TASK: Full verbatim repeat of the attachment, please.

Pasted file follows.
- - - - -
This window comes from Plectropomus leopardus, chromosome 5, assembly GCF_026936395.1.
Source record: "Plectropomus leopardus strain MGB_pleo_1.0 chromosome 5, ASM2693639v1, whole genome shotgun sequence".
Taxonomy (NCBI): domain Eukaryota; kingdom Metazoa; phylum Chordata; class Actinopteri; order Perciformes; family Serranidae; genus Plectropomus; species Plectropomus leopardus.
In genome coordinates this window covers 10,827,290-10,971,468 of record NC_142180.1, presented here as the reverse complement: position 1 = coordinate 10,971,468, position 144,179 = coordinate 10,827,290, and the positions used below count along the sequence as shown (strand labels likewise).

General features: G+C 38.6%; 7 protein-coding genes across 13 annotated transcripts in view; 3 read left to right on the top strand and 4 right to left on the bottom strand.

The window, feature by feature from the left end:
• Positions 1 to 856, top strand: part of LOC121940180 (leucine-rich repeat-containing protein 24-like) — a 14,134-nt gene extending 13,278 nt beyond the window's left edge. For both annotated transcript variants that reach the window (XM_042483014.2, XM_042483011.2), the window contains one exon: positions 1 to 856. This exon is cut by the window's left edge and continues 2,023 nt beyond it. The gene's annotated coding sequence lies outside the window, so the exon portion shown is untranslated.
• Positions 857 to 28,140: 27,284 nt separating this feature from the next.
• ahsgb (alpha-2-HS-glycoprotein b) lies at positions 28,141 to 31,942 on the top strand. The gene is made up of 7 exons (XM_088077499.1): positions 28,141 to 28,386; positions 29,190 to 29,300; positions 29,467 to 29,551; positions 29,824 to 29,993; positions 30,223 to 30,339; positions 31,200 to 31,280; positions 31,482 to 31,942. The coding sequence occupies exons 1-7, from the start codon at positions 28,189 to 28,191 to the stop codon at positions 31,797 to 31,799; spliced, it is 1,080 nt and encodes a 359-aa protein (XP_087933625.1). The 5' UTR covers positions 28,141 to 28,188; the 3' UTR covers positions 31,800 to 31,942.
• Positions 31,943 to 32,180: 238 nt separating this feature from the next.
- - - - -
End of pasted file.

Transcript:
This window comes from Plectropomus leopardus, chromosome 5, assembly GCF_026936395.1.
Source record: "Plectropomus leopardus strain MGB_pleo_1.0 chromosome 5, ASM2693639v1, whole genome shotgun sequence".
Taxonomy (NCBI): domain Eukaryota; kingdom Metazoa; phylum Chordata; class Actinopteri; order Perciformes; family Serranidae; genus Plectropomus; species Plectropomus leopardus.
In genome coordinates this window covers 10,827,290-10,971,468 of record NC_142180.1, presented here as the reverse complement: position 1 = coordinate 10,971,468, position 144,179 = coordinate 10,827,290, and the positions used below count along the sequence as shown (strand labels likewise).

General features: G+C 38.6%; 7 protein-coding genes across 13 annotated transcripts in view; 3 read left to right on the top strand and 4 right to left on the bottom strand.

The window, feature by feature from the left end:
• Positions 1 to 856, top strand: part of LOC121940180 (leucine-rich repeat-containing protein 24-like) — a 14,134-nt gene extending 13,278 nt beyond the window's left edge. For both annotated transcript variants that reach the window (XM_042483014.2, XM_042483011.2), the window contains one exon: positions 1 to 856. This exon is cut by the window's left edge and continues 2,023 nt beyond it. The gene's annotated coding sequence lies outside the window, so the exon portion shown is untranslated.
• Positions 857 to 28,140: 27,284 nt separating this feature from the next.
• ahsgb (alpha-2-HS-glycoprotein b) lies at positions 28,141 to 31,942 on the top strand. The gene is made up of 7 exons (XM_088077499.1): positions 28,141 to 28,386; positions 29,190 to 29,300; positions 29,467 to 29,551; positions 29,824 to 29,993; positions 30,223 to 30,339; positions 31,200 to 31,280; positions 31,482 to 31,942. The coding sequence occupies exons 1-7, from the start codon at positions 28,189 to 28,191 to the stop codon at positions 31,797 to 31,799; spliced, it is 1,080 nt and encodes a 359-aa protein (XP_087933625.1). The 5' UTR covers positions 28,141 to 28,188; the 3' UTR covers positions 31,800 to 31,942.
• Positions 31,943 to 32,180: 238 nt separating this feature from the next.